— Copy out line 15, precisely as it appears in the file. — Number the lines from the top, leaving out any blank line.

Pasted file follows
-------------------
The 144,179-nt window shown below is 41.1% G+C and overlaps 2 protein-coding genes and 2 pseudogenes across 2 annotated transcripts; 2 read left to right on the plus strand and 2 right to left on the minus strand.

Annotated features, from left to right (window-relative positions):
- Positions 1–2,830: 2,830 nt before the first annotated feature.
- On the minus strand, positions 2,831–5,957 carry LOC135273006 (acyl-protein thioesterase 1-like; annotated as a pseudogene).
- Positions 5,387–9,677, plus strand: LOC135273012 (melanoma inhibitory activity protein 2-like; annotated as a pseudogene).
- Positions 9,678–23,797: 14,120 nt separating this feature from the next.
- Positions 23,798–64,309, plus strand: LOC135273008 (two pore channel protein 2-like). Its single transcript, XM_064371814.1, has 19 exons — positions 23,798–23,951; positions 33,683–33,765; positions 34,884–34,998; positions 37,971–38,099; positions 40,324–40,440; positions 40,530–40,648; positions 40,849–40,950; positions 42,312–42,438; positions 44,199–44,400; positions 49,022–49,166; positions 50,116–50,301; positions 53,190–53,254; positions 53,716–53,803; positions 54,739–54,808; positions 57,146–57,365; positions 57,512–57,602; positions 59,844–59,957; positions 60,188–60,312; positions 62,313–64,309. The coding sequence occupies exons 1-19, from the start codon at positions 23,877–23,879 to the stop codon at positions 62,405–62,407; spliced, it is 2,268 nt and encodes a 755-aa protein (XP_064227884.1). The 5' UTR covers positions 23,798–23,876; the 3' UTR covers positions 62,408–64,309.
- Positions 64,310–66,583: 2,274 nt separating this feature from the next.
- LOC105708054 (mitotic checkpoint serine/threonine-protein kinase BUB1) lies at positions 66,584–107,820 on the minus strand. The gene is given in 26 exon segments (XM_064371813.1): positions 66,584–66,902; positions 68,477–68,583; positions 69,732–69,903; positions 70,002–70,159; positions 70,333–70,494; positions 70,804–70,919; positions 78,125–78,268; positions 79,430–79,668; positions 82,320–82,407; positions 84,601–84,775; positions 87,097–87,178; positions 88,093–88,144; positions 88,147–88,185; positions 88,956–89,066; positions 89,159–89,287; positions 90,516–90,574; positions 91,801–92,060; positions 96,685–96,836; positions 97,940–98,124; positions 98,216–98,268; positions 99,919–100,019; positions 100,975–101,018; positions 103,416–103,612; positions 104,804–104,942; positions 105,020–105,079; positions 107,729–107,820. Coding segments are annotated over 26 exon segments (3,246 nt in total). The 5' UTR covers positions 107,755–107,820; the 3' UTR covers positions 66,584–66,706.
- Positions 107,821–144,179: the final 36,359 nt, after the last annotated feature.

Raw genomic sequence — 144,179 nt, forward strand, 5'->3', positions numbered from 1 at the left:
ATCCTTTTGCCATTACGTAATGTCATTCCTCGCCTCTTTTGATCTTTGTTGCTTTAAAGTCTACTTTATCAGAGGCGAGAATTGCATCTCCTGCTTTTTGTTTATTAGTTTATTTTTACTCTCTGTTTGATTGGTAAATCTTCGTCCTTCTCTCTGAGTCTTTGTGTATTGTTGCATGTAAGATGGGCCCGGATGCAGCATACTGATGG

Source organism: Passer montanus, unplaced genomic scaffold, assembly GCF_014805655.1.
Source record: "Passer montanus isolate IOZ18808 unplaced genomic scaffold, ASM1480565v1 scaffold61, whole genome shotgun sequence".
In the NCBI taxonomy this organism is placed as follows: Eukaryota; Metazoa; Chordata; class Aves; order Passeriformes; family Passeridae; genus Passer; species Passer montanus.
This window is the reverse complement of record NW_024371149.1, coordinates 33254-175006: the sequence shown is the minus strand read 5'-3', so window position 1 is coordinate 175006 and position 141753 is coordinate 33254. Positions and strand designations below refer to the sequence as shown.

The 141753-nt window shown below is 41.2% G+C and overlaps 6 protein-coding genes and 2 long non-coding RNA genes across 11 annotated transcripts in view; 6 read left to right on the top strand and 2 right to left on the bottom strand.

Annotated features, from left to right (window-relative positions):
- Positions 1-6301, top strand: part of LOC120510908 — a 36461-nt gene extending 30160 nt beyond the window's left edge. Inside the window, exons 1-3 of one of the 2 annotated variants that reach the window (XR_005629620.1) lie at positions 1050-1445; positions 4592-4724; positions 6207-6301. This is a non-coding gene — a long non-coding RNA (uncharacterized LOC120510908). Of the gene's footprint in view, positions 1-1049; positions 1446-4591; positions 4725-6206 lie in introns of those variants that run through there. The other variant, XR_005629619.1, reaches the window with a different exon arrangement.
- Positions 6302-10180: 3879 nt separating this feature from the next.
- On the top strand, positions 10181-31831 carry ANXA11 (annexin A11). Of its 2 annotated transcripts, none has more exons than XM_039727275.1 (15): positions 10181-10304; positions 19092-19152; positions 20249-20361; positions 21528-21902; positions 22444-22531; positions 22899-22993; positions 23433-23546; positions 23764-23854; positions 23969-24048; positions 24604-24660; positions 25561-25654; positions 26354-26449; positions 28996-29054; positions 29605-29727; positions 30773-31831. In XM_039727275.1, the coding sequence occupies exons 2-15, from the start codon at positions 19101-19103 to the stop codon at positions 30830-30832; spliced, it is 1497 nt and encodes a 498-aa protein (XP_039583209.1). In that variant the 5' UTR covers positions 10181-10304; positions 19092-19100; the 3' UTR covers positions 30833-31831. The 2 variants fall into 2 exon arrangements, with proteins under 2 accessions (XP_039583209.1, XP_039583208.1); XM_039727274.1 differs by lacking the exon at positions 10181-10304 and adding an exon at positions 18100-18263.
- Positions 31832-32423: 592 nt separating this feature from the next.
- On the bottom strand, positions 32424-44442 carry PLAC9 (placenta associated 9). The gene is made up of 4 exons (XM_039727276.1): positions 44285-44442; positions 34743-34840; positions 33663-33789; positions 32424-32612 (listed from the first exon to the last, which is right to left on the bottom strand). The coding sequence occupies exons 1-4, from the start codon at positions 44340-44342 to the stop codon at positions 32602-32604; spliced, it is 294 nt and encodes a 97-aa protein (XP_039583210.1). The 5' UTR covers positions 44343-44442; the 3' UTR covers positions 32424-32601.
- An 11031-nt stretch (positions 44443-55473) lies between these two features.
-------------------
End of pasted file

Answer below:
In the NCBI taxonomy this organism is placed as follows: Eukaryota; Metazoa; Chordata; class Aves; order Passeriformes; family Passeridae; genus Passer; species Passer montanus.